This trend makes me hard to understand what are the proper Islam teachings so if I have a Moslem friend, I can treat them properly. This is a small example, I understand that Moslems should to 5 prayers everyday and some of them cannot be postponed so I always offer a good and clean room at my home for them to do the prayer. But one day, I was bewildered to receive a very reactive rejection that states Moslem should not pray in a room of a Kafir. In later years, people with this kind of teaching are growing larger and larger and now I have to learn ‘probably’ this is the right teaching.

    Another disturbing phenomenon is that it is hard for non-Moslem people to have their own worship place. As you know, the populations are growing and I find out some worship places are unable to accommodate all of their worshippers so it is natural for them to build or use a new place. They eventually could use the place peacefully but after a long time of episodes of people sieges that threatened to burn down the place and heated negotiations helped by other well-known Moslem figures. A growing number of Christian people in Jakarta have to rent cinemas or public buildings every Sunday morning as they are not allowed to have churches. I also ever visited Malaysia a couple times, the trends are similar over there.

    My studies in two Western countries (in the US for 3 years and in New Zealand for 3 another years) open my eyes on how to have a civilized living (at least in my point of view). I dream of seeing Indonesia as a civilized country but seeing those trends I don’t think I could see it in my lifetime. The only thing I can do is to educate many people in my country on how to develop a civilized society by providing good examples from the two countries. But again, some of them have seen me as someone who is trying to challenge their religion.

  30. avatar Tuan says:
    November 5th, 2007 at 12:31 pm

    Idam,

    This trend makes me hard to understand what are the proper Islam teachings so if I have a Moslem friend, I can treat them properly. This is a small example, I understand that Moslems should to 5 prayers everyday and some of them cannot be postponed so I always offer a good and clean room at my home for them to do the prayer. But one day, I was bewildered to receive a very reactive rejection that states Moslem should not pray in a room of a Kafir. In later years, people with this kind of teaching are growing larger and larger and now I have to learn ‘probably’ this is the right teaching.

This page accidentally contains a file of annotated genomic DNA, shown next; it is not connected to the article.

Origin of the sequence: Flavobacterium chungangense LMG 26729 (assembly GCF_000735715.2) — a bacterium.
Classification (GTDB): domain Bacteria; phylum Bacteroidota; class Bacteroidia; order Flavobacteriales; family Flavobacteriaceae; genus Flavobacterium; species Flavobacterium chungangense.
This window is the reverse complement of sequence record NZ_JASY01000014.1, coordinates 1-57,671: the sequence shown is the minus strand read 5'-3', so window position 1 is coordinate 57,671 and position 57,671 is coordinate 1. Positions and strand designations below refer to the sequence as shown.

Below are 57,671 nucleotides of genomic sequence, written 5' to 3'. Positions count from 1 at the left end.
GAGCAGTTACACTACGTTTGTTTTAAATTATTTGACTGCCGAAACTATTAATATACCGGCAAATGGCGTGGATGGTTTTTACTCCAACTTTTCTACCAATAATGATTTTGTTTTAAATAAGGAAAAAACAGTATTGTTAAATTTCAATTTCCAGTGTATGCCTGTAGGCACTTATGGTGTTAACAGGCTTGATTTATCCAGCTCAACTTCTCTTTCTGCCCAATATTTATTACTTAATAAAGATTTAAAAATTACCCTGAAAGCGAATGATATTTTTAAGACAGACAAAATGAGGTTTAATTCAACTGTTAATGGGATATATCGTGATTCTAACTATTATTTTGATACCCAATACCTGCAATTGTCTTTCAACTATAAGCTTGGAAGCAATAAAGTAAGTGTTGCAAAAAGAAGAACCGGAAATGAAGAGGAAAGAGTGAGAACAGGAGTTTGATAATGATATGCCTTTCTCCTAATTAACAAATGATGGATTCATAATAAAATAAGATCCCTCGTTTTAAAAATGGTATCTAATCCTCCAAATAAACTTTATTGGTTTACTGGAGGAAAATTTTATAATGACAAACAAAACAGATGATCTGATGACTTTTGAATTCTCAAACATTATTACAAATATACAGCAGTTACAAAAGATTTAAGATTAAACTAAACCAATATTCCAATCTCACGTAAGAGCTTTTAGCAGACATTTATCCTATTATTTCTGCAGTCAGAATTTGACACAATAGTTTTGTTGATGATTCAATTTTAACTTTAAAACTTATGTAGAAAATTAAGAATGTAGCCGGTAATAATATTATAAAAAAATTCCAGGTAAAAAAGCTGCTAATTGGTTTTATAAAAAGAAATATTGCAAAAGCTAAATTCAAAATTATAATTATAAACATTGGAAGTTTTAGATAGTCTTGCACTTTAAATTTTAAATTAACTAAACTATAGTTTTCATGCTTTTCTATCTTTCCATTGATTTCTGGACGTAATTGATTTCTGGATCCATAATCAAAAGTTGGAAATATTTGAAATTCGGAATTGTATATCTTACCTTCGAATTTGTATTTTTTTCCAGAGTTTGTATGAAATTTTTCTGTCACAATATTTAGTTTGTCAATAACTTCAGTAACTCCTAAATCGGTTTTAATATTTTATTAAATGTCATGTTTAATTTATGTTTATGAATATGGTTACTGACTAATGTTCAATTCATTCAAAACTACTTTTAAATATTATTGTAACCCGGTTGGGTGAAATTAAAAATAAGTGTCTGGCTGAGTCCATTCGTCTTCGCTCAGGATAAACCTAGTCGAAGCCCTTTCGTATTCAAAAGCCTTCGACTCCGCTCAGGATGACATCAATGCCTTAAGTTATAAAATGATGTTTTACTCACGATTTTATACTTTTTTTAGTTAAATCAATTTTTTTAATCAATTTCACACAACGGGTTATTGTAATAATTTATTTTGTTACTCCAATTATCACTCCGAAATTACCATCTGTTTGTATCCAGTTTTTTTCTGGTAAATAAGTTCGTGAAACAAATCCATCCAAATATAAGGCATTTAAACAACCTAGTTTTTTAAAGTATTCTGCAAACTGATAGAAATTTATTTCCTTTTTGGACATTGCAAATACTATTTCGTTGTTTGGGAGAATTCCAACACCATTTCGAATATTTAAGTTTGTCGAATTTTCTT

Another disturbing phenomenon is that it is hard for non-Moslem people to have their own worship place. As you know, the populations are growing and I find out some worship places are unable to accommodate all of their worshippers so it is natural for them to build or use a new place. They eventually could use the place peacefully but after a long time of episodes of people sieges that threatened to burn down the place and heated negotiations helped by other well-known Moslem figures. A growing number of Christian people in Jakarta have to rent cinemas or public buildings every Sunday morning as they are not allowed to have churches. I also ever visited Malaysia a couple times, the trends are similar over there.

    Again, I would ask you to investigate how are they learning these attitudes? and who is teaching them. Because like I said before none of these folks are learning Islam correctly. Burning down places of worship, for example, is against Islam teachings. What you did in offering a place to pray for them is a nice gesture, though I think what the guy said was not entirely true. Non-Muslim places of worship were allowed in ancient Muslim countries, except in Saudi.Again, none of what these folks are praticiing Islam correctly.

    Though I understand your disorientation, the same thing happens in the civilized US as well amongst the more conservative Christians who are openly intolerant (or secretly intolerant). Here’s one example:

    Quran_oath_controversy_of_the_110th_United_States_Congress

    In mid-November 2006 it was reported that Keith Ellison, the first Muslim elected to the United States Congress (for Minnesota’s 5th congressional district), “will take his oath of office with his hand upon the Koran, the Islamic holy book.” ….The Controversy became more heated when Rep. Virgil Goode (R – VA) issued a letter to his constituents stating his view that Ellison’s decision to use the Qur’an is a threat to “the values and beliefs traditional to the United States of America…[and] if American citizens don’t wake up and adopt the Virgil Goode position on immigration there will likely be many more Muslims elected to office and demanding the use of the Koran.”…On January 3, 2007, The Washington Post reported that Ellison would use the Qur’an owned by Thomas Jefferson.

    My advice to you, if you want to understand Islam is try to seek out resources that will help you understand, preferabley by Muslims who know the faith inside out. If you have a question try http://www.sunnipath.com and http://www.islamonline.net, as they are very reputed.

    ~Tuan – Indonesian-American Muslim